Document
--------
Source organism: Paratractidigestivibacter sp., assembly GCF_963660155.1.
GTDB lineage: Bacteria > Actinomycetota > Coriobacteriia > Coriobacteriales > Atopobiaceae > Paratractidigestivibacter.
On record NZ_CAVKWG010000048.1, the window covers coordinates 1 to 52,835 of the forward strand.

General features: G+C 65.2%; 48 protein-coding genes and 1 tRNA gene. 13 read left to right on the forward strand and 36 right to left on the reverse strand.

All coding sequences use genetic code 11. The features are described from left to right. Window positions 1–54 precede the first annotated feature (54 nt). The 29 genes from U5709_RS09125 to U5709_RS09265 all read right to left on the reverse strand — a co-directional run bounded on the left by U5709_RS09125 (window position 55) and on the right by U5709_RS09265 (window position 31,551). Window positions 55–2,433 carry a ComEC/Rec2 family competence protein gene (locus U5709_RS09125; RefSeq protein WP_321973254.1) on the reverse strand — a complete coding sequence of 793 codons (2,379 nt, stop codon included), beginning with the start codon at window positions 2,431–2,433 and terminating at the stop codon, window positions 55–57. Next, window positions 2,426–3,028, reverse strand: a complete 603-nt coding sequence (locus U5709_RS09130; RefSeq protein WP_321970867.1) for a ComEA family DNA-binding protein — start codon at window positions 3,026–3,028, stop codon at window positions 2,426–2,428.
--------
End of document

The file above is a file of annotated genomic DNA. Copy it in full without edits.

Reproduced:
Source organism: Paratractidigestivibacter sp., assembly GCF_963660155.1.
GTDB lineage: Bacteria > Actinomycetota > Coriobacteriia > Coriobacteriales > Atopobiaceae > Paratractidigestivibacter.
On record NZ_CAVKWG010000048.1, the window covers coordinates 1 to 52,835 of the forward strand.

General features: G+C 65.2%; 48 protein-coding genes and 1 tRNA gene. 13 read left to right on the forward strand and 36 right to left on the reverse strand.

All coding sequences use genetic code 11. The features are described from left to right. Window positions 1–54 precede the first annotated feature (54 nt). The 29 genes from U5709_RS09125 to U5709_RS09265 all read right to left on the reverse strand — a co-directional run bounded on the left by U5709_RS09125 (window position 55) and on the right by U5709_RS09265 (window position 31,551). Window positions 55–2,433 carry a ComEC/Rec2 family competence protein gene (locus U5709_RS09125; RefSeq protein WP_321973254.1) on the reverse strand — a complete coding sequence of 793 codons (2,379 nt, stop codon included), beginning with the start codon at window positions 2,431–2,433 and terminating at the stop codon, window positions 55–57. Next, window positions 2,426–3,028, reverse strand: a complete 603-nt coding sequence (locus U5709_RS09130; RefSeq protein WP_321970867.1) for a ComEA family DNA-binding protein — start codon at window positions 3,026–3,028, stop codon at window positions 2,426–2,428.